After spending much of the past year educating consumers on the merits of UltraViolet, Hollywood is ready for the digital locker service to go mainstream in 2013.

Launched by a consortium of more than 70 major entertainment players, hardware manufacturers and retailers in late 2011, UltraViolet was designed to serve as a convenient way for people to store their purchased movies, TV shows and other forms of entertainment online so they could be played using various devices without worrying about formats.

With more people accessing entertainment on set top boxes and mobile devices, Hollywood saw UltraViolet as a way to sell more of the projects it produces while protecting itself against piracy.

As of December, nearly 9 million people had set up an UltraViolet account, according to the Digital Entertainment Group. But many homevideo executives at the studios say UV will need 20 million accounts to be considered mainstream.

Still the entertainment biz and the technical partners that make up the Digital Entertainment Content Ecosystem are encouraged by UltraViolet’s growth so far — especially considering UltraViolet counted just 3 million registered accounts in June. The DECE doesn’t disclose the average number of films stored in each locker.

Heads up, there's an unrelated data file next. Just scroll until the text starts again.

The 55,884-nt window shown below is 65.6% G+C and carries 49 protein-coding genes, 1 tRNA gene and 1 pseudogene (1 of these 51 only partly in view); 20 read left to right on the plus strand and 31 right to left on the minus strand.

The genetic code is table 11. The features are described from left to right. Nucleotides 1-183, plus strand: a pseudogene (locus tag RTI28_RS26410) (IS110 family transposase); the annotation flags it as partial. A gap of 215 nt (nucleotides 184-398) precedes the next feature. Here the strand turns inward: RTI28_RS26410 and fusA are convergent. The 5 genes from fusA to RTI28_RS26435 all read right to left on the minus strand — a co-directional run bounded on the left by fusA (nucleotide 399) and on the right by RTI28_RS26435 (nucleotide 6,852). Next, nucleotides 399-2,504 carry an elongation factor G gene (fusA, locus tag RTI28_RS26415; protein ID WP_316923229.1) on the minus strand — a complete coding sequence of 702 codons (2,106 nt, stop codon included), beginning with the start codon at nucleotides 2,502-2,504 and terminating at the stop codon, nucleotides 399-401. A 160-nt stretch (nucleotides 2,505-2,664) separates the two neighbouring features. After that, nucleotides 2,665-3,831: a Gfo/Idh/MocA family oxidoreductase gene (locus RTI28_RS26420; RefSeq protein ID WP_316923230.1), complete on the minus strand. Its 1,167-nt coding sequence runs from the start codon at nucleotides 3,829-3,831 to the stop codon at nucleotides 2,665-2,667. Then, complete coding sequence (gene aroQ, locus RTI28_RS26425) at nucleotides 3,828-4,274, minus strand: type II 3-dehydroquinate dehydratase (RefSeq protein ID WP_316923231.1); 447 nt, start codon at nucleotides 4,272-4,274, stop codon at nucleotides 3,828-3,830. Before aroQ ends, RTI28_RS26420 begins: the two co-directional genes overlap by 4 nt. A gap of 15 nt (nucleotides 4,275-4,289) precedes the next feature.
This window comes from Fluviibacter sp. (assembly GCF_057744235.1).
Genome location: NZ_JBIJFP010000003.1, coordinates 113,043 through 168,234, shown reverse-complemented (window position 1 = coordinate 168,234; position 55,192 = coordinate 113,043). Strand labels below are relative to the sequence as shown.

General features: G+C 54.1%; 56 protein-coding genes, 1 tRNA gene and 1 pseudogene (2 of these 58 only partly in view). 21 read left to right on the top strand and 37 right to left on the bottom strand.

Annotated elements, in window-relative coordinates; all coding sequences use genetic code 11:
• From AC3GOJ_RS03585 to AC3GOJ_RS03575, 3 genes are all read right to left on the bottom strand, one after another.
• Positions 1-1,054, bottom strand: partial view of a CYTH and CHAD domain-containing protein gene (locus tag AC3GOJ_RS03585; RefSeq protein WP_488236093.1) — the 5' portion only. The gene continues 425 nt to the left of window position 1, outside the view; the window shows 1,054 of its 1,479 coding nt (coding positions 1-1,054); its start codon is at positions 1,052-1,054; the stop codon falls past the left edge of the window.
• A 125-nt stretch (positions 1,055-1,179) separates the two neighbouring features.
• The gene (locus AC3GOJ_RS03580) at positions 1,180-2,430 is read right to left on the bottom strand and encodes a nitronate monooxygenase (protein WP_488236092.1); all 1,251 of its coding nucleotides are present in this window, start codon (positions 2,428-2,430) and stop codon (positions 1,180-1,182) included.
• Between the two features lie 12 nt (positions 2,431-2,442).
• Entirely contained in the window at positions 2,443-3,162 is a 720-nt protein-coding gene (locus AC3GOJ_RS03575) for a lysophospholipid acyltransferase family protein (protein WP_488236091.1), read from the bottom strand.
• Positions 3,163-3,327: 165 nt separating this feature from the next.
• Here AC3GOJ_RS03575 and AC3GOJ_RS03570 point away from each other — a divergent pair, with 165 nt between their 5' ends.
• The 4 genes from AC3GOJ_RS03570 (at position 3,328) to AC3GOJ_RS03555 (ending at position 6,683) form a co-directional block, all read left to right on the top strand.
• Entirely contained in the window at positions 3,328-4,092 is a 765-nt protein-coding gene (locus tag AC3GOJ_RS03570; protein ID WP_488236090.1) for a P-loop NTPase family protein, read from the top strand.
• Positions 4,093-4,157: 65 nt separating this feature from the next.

Yet what’s helped attract more users are the thousands of back catalog and current titles available via the service from such studios as Sony, Warner Bros., Fox, Universal, Paramount, Lionsgate and DreamWorks Animation.

And UltraViolet is said to have added more than 1 million accounts when Walmart launched a campaign last year to convert DVDs into digital copies for a nominal fee per film and promote its Vudu streaming service.

Now other retailers are jumping on board, promoting UltraViolet to their own customers — a move they hope will also help hype their own digital entertainment offerings.

For example, Barnes & Noble has embraced UltraViolet as a way to stream and download content through its Nook HD+ tablets. At CES, Rovi will announce plans to support UltraViolet through its DivX Plus Streaming system. Best Buy’s CinemaNow has launched a beta program allowing consumers to do disc-to-digital conversions at home. And Redbox will promote the technology through its upcoming Redbox Instant streaming service.

“For the past 10 years, Redbox has been committed to giving consumers affordable access to new-release entertainment,” says Galen Smith, senior VP of Redbox. “This new agreement continues this commitment and represents an exciting new chapter … to explore our consumers’ interest in UltraViolet.”

The additional retail support will be key in broadening the existing education effort around UltraViolet from content creators — considered a top priority for the DECE.

“There will be a lot more to come in 2013,” says Jim Underwood, executive VP of worldwide digital and commercial strategy for Sony Pictures Home Entertainment, a vocal cheerleader among the studios for UltraViolet. “I think there will be more muscle put behind UV by the whole (Hollywood) ecosystem.”